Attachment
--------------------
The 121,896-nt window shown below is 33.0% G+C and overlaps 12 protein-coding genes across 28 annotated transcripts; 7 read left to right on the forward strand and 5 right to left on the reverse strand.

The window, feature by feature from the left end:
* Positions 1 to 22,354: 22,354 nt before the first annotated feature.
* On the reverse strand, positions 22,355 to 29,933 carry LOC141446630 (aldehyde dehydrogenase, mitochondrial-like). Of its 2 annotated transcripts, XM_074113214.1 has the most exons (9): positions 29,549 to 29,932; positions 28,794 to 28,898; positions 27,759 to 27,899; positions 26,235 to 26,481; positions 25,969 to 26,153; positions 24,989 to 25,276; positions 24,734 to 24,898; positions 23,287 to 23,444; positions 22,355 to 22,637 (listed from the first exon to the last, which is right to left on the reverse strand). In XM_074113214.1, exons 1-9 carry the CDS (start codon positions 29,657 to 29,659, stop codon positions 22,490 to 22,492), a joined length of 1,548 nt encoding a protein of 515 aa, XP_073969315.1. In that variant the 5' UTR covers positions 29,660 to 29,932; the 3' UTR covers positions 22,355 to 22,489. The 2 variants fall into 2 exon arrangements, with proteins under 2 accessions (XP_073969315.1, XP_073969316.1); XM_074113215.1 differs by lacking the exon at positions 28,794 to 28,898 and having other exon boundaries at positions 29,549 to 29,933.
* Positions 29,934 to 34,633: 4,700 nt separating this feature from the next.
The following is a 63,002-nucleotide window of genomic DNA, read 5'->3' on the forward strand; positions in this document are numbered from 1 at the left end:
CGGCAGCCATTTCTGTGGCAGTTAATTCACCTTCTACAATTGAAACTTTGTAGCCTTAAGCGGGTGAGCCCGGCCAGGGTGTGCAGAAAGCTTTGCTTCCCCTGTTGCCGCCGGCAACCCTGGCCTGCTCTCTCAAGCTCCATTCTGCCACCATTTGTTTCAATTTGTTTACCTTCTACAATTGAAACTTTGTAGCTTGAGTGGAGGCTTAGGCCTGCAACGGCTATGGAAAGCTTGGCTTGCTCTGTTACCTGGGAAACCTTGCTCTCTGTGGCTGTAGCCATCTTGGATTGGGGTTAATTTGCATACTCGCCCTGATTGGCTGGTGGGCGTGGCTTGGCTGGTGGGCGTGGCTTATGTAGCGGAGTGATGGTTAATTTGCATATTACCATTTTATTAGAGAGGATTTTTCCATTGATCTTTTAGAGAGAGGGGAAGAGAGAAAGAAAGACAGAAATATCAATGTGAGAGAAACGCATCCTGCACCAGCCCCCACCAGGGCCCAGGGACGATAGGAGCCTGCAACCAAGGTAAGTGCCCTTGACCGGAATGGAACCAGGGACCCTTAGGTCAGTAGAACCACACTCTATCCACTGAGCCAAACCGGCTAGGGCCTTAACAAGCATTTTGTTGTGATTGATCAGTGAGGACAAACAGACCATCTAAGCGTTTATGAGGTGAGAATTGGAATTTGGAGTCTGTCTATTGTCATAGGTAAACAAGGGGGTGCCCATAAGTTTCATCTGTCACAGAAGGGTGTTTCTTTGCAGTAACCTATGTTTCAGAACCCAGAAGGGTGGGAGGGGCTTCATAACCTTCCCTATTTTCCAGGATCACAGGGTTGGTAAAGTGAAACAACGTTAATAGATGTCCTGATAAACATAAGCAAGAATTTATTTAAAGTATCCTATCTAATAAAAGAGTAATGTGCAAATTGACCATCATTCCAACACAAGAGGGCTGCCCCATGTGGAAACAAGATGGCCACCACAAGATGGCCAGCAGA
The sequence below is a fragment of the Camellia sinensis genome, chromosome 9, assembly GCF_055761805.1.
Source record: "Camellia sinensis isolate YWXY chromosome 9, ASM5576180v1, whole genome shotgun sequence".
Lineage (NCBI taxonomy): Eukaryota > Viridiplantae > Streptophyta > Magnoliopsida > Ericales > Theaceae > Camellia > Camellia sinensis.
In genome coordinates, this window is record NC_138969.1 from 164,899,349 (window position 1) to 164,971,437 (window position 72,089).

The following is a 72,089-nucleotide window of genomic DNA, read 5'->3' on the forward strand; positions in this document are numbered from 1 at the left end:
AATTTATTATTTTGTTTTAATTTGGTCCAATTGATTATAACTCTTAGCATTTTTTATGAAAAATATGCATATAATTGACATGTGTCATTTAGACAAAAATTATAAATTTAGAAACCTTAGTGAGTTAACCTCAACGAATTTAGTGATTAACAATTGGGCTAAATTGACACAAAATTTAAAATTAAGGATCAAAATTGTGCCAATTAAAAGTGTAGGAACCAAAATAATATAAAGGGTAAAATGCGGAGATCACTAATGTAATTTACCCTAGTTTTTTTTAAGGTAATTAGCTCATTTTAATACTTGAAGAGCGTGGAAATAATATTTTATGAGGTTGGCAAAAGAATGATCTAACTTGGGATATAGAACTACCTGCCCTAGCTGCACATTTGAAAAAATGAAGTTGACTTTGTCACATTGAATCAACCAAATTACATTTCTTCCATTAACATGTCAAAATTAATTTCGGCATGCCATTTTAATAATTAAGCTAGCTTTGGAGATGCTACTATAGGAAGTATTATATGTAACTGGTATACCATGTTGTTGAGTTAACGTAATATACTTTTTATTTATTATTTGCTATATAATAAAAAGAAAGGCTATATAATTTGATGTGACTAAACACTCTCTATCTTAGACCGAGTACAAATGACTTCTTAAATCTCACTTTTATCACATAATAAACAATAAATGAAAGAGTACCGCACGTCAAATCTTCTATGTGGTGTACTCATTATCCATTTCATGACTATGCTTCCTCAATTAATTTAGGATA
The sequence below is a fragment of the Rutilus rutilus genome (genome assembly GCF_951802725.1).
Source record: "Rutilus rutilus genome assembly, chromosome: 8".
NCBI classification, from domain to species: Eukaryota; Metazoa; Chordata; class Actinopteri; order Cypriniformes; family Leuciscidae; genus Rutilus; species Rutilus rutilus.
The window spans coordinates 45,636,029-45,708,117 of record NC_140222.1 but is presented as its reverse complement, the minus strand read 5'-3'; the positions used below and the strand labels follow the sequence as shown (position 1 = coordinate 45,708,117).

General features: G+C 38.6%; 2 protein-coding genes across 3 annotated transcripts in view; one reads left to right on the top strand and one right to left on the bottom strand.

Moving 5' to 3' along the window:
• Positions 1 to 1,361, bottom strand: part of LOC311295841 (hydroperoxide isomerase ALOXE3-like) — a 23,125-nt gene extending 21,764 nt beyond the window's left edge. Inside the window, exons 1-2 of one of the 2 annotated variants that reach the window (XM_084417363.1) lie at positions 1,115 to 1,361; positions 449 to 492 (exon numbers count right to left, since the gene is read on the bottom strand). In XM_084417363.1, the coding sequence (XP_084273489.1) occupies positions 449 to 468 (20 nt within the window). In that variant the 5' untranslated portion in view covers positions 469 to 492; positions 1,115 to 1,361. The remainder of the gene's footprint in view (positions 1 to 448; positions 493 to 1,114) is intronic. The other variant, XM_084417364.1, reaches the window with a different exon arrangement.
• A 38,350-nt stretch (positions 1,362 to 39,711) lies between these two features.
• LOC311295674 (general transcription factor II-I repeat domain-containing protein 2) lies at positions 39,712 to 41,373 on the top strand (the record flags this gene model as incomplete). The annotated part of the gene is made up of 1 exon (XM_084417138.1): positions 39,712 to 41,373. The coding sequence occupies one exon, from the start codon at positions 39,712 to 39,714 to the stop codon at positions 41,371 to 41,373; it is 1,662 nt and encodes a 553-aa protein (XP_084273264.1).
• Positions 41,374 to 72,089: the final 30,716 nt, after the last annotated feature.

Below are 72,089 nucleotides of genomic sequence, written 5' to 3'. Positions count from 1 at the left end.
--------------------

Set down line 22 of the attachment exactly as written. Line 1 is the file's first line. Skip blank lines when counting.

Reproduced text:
• LOC311295674 (general transcription factor II-I repeat domain-containing protein 2) lies at positions 39,712 to 41,373 on the top strand (the record flags this gene model as incomplete). The annotated part of the gene is made up of 1 exon (XM_084417138.1): positions 39,712 to 41,373. The coding sequence occupies one exon, from the start codon at positions 39,712 to 39,714 to the stop codon at positions 41,371 to 41,373; it is 1,662 nt and encodes a 553-aa protein (XP_084273264.1).